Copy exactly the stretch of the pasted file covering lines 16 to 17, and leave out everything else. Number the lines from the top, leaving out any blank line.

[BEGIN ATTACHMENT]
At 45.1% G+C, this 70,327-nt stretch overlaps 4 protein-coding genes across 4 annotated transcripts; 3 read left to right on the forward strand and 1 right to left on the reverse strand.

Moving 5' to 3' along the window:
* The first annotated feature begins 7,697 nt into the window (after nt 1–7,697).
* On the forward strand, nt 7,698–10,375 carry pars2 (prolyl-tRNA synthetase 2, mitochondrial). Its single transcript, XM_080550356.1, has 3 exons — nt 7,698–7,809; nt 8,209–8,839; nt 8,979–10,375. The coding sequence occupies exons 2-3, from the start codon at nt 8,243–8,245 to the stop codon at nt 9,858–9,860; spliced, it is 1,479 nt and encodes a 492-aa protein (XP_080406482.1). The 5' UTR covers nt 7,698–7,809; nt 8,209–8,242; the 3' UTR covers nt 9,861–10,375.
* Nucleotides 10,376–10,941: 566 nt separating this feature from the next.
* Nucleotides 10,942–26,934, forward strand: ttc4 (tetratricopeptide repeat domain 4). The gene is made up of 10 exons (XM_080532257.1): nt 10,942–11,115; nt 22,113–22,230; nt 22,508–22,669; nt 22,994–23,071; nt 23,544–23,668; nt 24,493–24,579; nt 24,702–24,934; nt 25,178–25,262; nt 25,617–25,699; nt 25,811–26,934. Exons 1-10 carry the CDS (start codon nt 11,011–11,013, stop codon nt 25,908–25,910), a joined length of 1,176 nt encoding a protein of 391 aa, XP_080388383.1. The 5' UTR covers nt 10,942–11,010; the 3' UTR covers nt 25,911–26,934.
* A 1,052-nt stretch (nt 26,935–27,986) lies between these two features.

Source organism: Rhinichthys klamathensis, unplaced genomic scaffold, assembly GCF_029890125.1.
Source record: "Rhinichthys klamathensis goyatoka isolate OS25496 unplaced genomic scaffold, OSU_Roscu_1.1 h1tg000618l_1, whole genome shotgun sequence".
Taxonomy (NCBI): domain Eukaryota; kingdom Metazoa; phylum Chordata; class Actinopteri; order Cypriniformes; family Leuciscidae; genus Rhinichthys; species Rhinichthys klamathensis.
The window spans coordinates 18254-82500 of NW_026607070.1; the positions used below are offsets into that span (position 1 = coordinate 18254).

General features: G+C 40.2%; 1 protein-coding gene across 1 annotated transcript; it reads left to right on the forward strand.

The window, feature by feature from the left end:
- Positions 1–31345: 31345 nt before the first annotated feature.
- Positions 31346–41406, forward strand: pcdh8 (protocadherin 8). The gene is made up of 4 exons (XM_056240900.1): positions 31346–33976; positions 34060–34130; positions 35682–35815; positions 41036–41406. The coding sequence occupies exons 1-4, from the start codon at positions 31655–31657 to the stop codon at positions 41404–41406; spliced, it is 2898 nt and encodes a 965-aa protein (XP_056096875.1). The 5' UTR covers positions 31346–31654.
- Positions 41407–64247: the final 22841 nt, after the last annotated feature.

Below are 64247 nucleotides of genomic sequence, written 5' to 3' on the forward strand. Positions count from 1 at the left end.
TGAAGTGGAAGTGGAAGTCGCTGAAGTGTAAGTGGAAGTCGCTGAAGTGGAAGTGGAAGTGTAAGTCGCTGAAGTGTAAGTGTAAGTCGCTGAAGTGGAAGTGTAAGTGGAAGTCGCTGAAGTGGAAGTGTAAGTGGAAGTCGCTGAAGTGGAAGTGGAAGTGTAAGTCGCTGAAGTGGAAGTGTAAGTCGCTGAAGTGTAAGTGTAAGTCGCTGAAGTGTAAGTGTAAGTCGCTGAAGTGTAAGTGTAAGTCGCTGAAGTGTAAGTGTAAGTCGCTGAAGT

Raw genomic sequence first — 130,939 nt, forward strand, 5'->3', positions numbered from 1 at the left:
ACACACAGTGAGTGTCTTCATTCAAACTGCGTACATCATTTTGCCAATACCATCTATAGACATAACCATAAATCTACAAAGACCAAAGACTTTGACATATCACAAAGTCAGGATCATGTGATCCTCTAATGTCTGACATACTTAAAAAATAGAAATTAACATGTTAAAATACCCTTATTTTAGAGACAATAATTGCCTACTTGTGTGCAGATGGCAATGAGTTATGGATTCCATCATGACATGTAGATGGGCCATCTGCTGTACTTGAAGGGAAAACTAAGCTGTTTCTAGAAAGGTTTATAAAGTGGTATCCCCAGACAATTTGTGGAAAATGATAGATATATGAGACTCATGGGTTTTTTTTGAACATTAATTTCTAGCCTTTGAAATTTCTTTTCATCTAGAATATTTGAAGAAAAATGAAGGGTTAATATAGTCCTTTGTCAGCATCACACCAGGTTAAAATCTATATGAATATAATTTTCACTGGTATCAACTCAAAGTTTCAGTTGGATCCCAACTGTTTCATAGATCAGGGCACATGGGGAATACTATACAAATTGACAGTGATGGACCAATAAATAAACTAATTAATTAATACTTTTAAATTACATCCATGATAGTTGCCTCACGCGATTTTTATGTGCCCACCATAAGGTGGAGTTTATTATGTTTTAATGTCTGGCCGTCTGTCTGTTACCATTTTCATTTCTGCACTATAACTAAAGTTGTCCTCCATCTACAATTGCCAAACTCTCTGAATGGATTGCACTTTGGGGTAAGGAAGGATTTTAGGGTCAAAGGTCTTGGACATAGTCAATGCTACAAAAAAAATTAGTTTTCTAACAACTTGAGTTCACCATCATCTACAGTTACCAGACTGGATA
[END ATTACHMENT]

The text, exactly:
- Positions 41407–64247: the final 22841 nt, after the last annotated feature.

Below are 64247 nucleotides of genomic sequence, written 5' to 3' on the forward strand. Positions count from 1 at the left end.